Pacific Daily News

HAGÅTÑA, Guam (March 30) - The planned increase in military presence on Guam will mean a lot of economic growth for the island, including a boom in construction spending.

But it will also mean a significant increase in population. That means a lot more people driving on Guam's roads, a higher demand for electricity and a greater strain on our already crumbling water and wastewater systems. In short, our infrastructure will need to be upgraded and improved in order to cope with the additional people.

And yes, the federal government will work with our local government on a strategy for making this happen, and deciding who will pay for what. In fact, that's already happening, according to Governor Felix Camacho, who's running for re-election. A 20-year master plan for capital improvement is being prepared for the Department of Defense, so it can justify and substantiate budget requests to Congress.

It's key that all the proper research is done so that the correct amount of money is requested. Not asking for enough will cause problems, but so will asking for too much. As Camacho put it, "We've got one shot to get it right, and this is it."

This is the right approach - much more sensible than to just pull figures out of the air, add them up for a total US$2.4 billion and then demand that amount from Uncle Sam.

What also needs to be remembered in this discussion is that much of our infrastructure already falls far short of being adequate for the current population. The biggest shortfall is our water and wastewater infrastructure, which was made clear by the federal court order requiring major improvements under a strict set of deadlines - deadlines that our water agency has routinely missed, resulting in federal fines.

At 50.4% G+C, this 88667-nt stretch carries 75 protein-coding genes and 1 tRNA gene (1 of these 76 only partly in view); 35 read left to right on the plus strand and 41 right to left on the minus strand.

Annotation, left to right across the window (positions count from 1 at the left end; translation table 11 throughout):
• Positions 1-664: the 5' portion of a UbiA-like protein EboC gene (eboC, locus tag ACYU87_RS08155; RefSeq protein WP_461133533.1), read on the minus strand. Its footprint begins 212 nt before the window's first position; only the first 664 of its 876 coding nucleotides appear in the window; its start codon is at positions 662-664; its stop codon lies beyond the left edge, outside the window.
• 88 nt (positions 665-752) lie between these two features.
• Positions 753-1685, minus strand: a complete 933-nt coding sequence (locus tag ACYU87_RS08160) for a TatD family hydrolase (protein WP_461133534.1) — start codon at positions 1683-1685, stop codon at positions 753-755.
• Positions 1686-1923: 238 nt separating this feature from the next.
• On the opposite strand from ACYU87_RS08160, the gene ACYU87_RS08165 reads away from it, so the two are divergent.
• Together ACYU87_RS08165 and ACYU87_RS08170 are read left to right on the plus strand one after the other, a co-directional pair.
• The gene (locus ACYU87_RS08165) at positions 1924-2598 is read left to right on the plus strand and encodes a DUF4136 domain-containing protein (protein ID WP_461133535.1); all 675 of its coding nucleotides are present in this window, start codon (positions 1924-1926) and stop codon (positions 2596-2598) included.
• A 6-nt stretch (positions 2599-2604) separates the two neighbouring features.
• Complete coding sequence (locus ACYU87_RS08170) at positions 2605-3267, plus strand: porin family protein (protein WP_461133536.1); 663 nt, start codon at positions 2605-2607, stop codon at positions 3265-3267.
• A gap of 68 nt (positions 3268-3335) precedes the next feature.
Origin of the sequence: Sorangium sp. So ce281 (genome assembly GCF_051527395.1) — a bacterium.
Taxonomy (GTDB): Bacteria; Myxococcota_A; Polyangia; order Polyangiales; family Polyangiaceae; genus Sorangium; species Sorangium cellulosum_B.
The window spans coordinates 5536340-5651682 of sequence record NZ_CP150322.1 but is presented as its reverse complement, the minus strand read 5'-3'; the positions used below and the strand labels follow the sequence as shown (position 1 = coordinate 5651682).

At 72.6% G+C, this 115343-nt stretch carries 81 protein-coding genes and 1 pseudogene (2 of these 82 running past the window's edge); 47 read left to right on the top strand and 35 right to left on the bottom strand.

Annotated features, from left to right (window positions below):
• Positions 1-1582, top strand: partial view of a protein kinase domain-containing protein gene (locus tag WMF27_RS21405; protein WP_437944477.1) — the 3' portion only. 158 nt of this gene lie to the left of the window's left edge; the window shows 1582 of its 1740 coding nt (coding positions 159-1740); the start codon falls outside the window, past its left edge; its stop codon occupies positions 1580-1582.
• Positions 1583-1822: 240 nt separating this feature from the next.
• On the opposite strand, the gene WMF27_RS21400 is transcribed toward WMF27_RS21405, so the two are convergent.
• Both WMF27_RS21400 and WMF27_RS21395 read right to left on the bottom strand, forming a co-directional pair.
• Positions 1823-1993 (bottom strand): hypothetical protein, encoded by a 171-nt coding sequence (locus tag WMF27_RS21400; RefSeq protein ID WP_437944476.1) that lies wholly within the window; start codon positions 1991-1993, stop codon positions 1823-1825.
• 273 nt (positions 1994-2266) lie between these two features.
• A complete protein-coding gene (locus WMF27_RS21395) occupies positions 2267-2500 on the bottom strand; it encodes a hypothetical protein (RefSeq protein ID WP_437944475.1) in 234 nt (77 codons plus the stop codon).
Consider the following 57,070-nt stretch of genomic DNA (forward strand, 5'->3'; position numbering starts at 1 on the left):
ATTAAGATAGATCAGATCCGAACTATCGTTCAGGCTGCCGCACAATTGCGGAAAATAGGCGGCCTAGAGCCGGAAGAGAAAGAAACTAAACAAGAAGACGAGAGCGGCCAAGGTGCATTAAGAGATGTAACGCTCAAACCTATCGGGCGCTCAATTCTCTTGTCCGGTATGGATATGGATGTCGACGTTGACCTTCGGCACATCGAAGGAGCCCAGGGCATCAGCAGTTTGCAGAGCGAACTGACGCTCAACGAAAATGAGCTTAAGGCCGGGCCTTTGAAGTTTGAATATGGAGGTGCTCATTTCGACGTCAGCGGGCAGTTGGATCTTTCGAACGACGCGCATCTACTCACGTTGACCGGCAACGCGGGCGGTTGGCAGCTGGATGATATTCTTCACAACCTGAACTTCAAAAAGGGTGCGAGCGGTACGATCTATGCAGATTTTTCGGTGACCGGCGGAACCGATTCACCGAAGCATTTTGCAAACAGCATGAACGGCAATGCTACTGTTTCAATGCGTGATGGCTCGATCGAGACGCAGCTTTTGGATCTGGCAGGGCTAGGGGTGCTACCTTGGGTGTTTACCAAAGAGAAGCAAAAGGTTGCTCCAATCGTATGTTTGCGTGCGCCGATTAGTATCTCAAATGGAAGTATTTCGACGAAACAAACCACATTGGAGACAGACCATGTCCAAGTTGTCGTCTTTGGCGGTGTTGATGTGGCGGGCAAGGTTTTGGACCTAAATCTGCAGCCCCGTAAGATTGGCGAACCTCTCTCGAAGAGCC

Our elected officials must wake up to the reality that the government can't run the water and wastewater systems or power distribution systems with any degree of competence or reliability. The best way to do that is to move forward with a concession agreement to outsource management and operations.

Doing so will make it easier and more affordable to get the mandated, and sorely needed, fixes done now, which will put us into position to make further upgrades and improvements necessary for the influx of military personnel and their families.

March 31, 2006

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